Dance 'Til Dawn

Karen Bruce, Vincent Simone, Flavia Cacace
Adam Spiegel
Opera House, Manchester

Vincent Simone and Flavia Cacace in Dance 'Til Dawn Credit: Manuel Harlan
Vincent Simone and Flavia Cacace in Dance 'Til Dawn Credit: Manuel Harlan
Vincent Simone and Flavia Cacace in Dance 'Til Dawn Credit: Manuel Harlan

Float the idea of a musical theatre show wrapped around ballroom dancing a few years ago... and your own feet would not have touched the floor.

In the meantime of course there’s been the TV phenomenon of Strictly Come Dancing resulting in a whole new A-list of Saturday night celebs.

Inevitably it led to all sorts of branded ‘spin-offs’ from the show, and easily the most effective—and affecting—was Midnight Tango, starring two of the most charismatic professional dancers, Vincent Simone and Flavia Cacace.

It enjoyed three national tours (and even, jointly, won the dancers Rear Of The Year awards!). Thankfully we haven’t seen the back of them yet.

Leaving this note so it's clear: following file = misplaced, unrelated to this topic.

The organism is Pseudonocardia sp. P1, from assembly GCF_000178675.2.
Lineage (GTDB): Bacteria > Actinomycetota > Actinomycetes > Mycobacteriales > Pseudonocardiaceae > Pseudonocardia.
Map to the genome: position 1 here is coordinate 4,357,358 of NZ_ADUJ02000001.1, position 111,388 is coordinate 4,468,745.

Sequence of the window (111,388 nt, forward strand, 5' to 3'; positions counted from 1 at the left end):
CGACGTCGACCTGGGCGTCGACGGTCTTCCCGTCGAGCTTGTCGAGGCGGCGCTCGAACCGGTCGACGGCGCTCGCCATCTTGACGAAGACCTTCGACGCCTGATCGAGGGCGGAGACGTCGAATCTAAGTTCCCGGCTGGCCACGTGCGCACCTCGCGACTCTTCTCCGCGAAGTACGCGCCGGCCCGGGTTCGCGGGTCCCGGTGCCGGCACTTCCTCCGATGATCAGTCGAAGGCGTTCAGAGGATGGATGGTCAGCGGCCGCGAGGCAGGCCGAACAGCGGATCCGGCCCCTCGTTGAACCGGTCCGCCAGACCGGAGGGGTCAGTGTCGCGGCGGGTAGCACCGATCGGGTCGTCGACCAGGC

But whereas the Midnight show was a tango-infused ballet, they’re now up ‘Til Dawn in a very different type of dance theatre.

With the same director and co-choreographer, Karen Bruce, the trio have pretty well begged, borrowed and occasionally blatantly stolen the best bits from dozens of other shows to come up with a thoroughly-entertaining 90 minutes of fun, colour and stunning dance.

The screwball story may just lay on the film noir pastiche too heavily, but the humour is sharp enough; Vicky Gill’s costume designs even more elegantly cut; and the music choice wisely avoids getting stuck in a 40s groove, and instead mashes up modern pop amongst the standards.

When it comes to the dancing, the show’s stars are left to their own unique devices, widening their repertoire across all ballroom styles, but saving the best to last with a quite sensational tango finale.

Even before that, there are individual dance moves that draw their own applause, and one in particular that induces a heart-stopping gasp from the audience.

Vocalists Oliver Darley and Abbie Osmon add their own sheen to the show, the latter stating the blindingly-obvious with her shapely blues singing of the classic "I’m A Woman".

Whatever Vincent and Flavia may think of next in the dance line, you would be out of step to miss this show.

Reviewer: David Upton

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